Water coming to create my underground pool!
Water leaving to create my moldy basement!
I’ve been thinking about things like earthquakes, floods, hurricanes, tornados, and forest fires. Well, actually, I’ve been obsessed with floods lately especially since a recent one in my area turned my basement into a swimming pool, then into a swamp, and now it’s just damn damp with accompanying mold and mildew and bugs, and… Well you don’t want to know.
I write a lot about disasters in my work. Since they’re on my mind now, I thought I’d give consideration to why I include them and how I use them.
- There’s nothing like a really good wild fire to spice up a book.
Obviously, you say. But it’s got to be more than that. Natural disasters do make a read exciting, but they need to grow out of both the plot and the setting. Since I write about small towns, these cataclysmic events seem to emerge naturally from the setting. Drought in an area can become a raging wild fire chasing people out of their homes and creating, well, romance for me. In Dumpster Dying a wildfire chases my protagonist Emily Rhodes along with her friend Donald into an alligator-infested slough. Should they become shrimp on the Barbie or bouillabaisse with the gators? Or just kiss before dying? A writer can use a natural disaster in any setting, as long as the groundwork is purposefully laid so that the disaster works with the plot and/or the writer uses it to say something about the character(s).
- Disasters are opportunities for character development
In my example above, the reader may have suspected Donald was romantically inclined toward Emily although I suspect Donald himself was surprised by his actions (the guy is not too in touch with his feelings). Put a character in a life and death situation and a flagging libido is set aflame. For Emily, the presentation of a fire brings out her courageous side, an aspect of her personality she is discovering as the story evolves. A writer can make the emergence of a personality trait especially significant if the disaster is one the character is particularly terrified of such as heights or fear of drowning. Using the disaster to throw this challenge at the character produces great tension and will get the reader rooting for the individual to conquer this fear.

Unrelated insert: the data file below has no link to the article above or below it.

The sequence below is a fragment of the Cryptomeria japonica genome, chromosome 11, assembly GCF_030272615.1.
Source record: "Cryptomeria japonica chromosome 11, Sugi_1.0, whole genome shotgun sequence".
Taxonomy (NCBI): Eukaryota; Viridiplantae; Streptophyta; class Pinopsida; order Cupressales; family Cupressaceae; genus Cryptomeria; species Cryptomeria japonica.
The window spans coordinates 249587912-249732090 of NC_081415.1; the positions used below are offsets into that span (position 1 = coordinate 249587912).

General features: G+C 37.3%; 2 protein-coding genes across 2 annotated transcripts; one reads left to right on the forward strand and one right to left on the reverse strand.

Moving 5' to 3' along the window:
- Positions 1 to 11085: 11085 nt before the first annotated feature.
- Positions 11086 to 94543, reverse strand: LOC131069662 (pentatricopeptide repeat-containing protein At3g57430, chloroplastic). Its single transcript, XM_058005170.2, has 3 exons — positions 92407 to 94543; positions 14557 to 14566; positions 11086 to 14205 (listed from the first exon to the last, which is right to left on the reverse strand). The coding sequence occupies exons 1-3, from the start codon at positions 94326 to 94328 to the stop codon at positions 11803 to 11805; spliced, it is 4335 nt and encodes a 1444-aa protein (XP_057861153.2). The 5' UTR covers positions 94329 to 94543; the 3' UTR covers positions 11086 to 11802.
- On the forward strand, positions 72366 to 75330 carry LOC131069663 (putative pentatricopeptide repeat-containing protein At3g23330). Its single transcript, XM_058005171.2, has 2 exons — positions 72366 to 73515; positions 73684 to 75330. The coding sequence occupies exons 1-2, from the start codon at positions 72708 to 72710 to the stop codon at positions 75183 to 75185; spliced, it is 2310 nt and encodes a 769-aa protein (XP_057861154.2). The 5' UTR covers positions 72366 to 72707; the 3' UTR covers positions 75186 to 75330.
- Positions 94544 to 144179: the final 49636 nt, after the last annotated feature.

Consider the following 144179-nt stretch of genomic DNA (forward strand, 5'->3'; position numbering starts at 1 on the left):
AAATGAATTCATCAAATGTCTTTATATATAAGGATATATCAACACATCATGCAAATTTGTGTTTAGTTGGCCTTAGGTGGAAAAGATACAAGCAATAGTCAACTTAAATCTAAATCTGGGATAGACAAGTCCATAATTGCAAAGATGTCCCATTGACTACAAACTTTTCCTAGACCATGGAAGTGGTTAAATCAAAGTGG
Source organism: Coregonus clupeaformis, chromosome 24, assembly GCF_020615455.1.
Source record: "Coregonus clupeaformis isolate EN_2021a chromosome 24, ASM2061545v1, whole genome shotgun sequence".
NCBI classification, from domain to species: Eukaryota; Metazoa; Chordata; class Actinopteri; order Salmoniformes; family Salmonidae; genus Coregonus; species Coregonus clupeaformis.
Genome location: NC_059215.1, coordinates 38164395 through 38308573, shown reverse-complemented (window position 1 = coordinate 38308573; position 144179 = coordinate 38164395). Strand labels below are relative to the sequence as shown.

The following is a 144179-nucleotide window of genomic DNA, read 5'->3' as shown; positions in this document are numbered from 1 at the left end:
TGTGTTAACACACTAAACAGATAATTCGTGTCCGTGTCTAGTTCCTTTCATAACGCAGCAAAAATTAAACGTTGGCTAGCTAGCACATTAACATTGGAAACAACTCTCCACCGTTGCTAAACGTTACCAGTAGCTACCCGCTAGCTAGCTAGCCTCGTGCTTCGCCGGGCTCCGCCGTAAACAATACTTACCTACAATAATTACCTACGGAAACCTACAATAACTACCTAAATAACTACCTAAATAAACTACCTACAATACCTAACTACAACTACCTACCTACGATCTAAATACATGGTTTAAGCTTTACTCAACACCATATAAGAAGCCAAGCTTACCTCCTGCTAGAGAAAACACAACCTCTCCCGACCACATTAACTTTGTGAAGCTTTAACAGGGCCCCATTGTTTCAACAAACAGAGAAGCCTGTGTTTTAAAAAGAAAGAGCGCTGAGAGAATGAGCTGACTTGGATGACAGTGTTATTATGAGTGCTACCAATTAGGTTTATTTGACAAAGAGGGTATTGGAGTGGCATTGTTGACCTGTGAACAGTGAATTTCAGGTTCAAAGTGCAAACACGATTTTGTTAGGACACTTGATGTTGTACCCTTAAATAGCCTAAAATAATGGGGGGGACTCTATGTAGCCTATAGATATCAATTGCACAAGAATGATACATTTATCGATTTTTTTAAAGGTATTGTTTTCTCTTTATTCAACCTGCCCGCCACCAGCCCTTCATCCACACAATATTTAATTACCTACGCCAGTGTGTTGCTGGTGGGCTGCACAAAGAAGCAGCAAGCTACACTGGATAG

- Bad guys think they can harness catastrophe
A tornado in one of my manuscripts seems to be just the right moment for the villain to take advantage of the heroine and her lover. It’s a great writer’s ploy to have the protagonist encounter the disaster paired with the evil workings of the killer. It gives the killer a moment of glee to think he or she can have their way. To the reader it seems as if evil will triumph, but Mother Nature can turn in a second. Not only can one not fool Mother Nature, but one ought not to mess with her either. A disaster can become the “Black Moment” for the protagonist, but in the hands of a writer who chooses to align the protagonist with cataclysmic events, it can bring down the villain. My villain couldn’t swim, so his pursuit of the protagonist in a boat damaged by the storm is his undoing.
4. Humor comes after
Don’t think because you write humor that you can’t use disasters to your advantage. The aftermath of a storm, fire, or flood is the perfect place to let your reader breath a sigh of relief and laugh at the same time. In the sequel to Dumpster Dying, Emily and her detective friend Stanton Lewis have abandoned their car because a storm has dropped a tree limb on the hood. They prepare to walk to shelter when Lewis notices Emily is not beside him. Emily, who is barely over five feet tall, has stepped into water up to her waist. When he asks her in exasperation what she is doing, she replies, “swimming.”
I’ll bet you can think of other ways disasters add to the story. I’d add more but I’ve got to buy another bottle of Clorox and get to the basement. Now where did I put that bug spray? Die, you little bugger, Die!
Lesley A. Diehl, author of Dumpster Dying “I like to put my characters in harm’s way.”